About 1 for All
1 for All is a national nonpartisan program designed to build understanding and support for the First Amendment freedoms of religion, speech, press, assembly and petition. 1 for All provides teaching materials and lesson plans to help everyone learn more about their First Amendment rights.
- 1 for All is nonpartisan. At a time of deep political polarization, we choose not to take sides. In fact, a shared commitment to freedom of speech, press and faith should unify this nation.
- It’s all about education. America’s teachers would like to do a better job of teaching about the First Amendment, but they often lack the resources they need. 1 for All will provide educational materials, course content and study guides for teachers of grades 1 to 12.
- 1 for All is interactive. There’s no point in celebrating free expression without encouraging some of it. Students and others will be encouraged to submit photos, videos, songs and stories that reflect the value of freedom in America.
- The focus is on all five freedoms. America’s news media are quick to defend freedom of the press, and churches embrace freedom of faith, but these freedoms are interdependent and deserve the full support of all Americans. We can’t pick and choose the freedoms we like.
A History of 1 for All: Our story so far
A group of educators, journalists, lawyers, authors, artists, librarians and others gathers outside Chicago to explore ways to build support and understanding of the First Amendment. They commit to a campaign designed to promote our core freedoms through education and advertising. The American Society of News Editors, First Amendment Center, Knight Foundation, McCormick Foundation and the Newseum are founding partners.
The campaign launches an ambitious series of First Amendment festivals on college campuses, funded by the McCormick Foundation. These Liberty Tree Initiative programs would run nationwide for the next five years, reaching hundreds of thousands of students.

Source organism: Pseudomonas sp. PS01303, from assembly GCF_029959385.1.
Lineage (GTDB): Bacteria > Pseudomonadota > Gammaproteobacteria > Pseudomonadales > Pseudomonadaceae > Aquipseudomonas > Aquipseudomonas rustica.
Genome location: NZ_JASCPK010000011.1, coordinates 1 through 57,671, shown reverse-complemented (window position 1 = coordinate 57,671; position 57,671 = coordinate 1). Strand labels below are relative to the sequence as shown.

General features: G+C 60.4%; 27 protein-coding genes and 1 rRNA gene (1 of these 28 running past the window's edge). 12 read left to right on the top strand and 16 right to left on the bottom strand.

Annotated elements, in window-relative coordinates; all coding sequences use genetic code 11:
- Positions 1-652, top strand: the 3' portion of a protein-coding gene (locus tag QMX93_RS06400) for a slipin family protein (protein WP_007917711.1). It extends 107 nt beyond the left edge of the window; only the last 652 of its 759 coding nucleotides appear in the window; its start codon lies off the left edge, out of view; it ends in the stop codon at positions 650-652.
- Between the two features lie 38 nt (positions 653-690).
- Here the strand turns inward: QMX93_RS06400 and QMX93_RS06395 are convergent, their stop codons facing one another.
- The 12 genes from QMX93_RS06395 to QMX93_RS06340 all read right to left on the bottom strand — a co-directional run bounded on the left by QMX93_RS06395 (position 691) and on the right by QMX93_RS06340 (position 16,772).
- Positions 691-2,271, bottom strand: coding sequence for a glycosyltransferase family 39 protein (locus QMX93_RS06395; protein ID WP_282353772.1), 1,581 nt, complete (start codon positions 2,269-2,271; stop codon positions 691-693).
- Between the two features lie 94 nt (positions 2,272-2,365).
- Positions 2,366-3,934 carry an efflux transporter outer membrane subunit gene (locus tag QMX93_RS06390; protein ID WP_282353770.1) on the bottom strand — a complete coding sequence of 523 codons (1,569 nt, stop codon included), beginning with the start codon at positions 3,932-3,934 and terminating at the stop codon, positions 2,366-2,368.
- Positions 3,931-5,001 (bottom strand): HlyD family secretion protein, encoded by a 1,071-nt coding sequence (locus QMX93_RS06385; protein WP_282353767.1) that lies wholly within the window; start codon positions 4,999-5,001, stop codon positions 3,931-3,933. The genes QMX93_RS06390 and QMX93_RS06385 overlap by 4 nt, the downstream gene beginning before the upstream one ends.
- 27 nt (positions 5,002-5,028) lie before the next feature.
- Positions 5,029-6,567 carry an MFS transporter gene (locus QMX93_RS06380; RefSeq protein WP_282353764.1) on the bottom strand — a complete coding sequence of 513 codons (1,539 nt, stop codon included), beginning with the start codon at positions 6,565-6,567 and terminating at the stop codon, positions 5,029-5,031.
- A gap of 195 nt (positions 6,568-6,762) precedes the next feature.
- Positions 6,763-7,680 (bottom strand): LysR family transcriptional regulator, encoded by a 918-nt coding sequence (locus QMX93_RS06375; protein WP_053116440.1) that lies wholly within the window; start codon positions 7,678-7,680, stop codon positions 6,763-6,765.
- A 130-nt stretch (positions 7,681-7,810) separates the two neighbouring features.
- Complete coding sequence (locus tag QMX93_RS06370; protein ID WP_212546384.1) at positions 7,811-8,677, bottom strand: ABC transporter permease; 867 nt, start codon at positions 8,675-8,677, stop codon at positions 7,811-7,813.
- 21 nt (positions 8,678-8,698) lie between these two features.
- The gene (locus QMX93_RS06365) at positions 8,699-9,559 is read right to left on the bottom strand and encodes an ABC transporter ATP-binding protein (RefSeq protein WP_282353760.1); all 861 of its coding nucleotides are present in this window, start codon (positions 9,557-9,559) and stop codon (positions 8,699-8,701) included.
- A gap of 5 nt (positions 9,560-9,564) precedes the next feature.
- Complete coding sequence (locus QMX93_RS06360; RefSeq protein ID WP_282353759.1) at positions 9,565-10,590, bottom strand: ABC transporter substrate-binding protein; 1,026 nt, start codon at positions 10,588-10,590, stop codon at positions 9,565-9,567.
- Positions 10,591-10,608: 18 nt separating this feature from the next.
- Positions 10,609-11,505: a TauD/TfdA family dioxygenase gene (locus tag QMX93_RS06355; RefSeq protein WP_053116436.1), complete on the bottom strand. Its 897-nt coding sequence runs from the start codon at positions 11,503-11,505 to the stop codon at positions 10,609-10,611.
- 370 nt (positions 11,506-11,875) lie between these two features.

Guided by focus groups and research funded by the Knight Foundation, the First Amendment campaign is named 1 for All, reminding us that one amendment to the U.S. Constitution enriches all of our lives daily.
1 for All launches a national marketing campaign featuring such celebrities as Ellen DeGeneres, Brad Paisley, John Mellencamp, Blake Shelton and Ke$ha. More than 1,100 organizations and media step up with their support, spreading the word and building awareness.
1 for All creates the Great First Amendment Quiz in partnership with USA Today and the First Amendment Center. The online, interactive quiz proves very popular and continues to test Americans’ “freedom IQ.”
On Dec. 15, 1 for All launches the first Free to Tweet competition, challenging young Americans to tweet about freedom and compete for 22 $5,000 scholarships. The White House tweets about the campaign. 1 for All ads feature such celebrities as Ellen DeGeneres, Brad Paisley, John Mellencamp, Blake Shelton and Ke$ha. The campaign also publishes a teacher’s guide to teaching about the First Amendment using social media.
Free to Tweet II encourages students to identify their most valued freedom in the First Amendment and tweet about it. Five students are awarded scholarships.
The 1 for All First Amendment Festival events shift from campuses to high schools, laying the foundation for a broader educational initiative.
The Great First Amendment Challenge asks America’s high school teachers to share their very best ways to teach about First Amendment freedoms. The competition, which encourages innovation and creativity in the classroom, runs through March 1, 2015. The challenge is coordinated by the American Society of News Editors’ Youth Journalism Initiative.
1 for All was partner in the distribution of “Freedom Sings,” a documentary about free speech and music produced by the First Amendment Center and Middle Tennessee State University’s College of Media and Entertainment. The DVD is free to classroom teachers.
1 for All relocated to the campus of Middle Tennessee State University and became part of the John Seigenthaler Chair for Excellence in First Amendment Studies.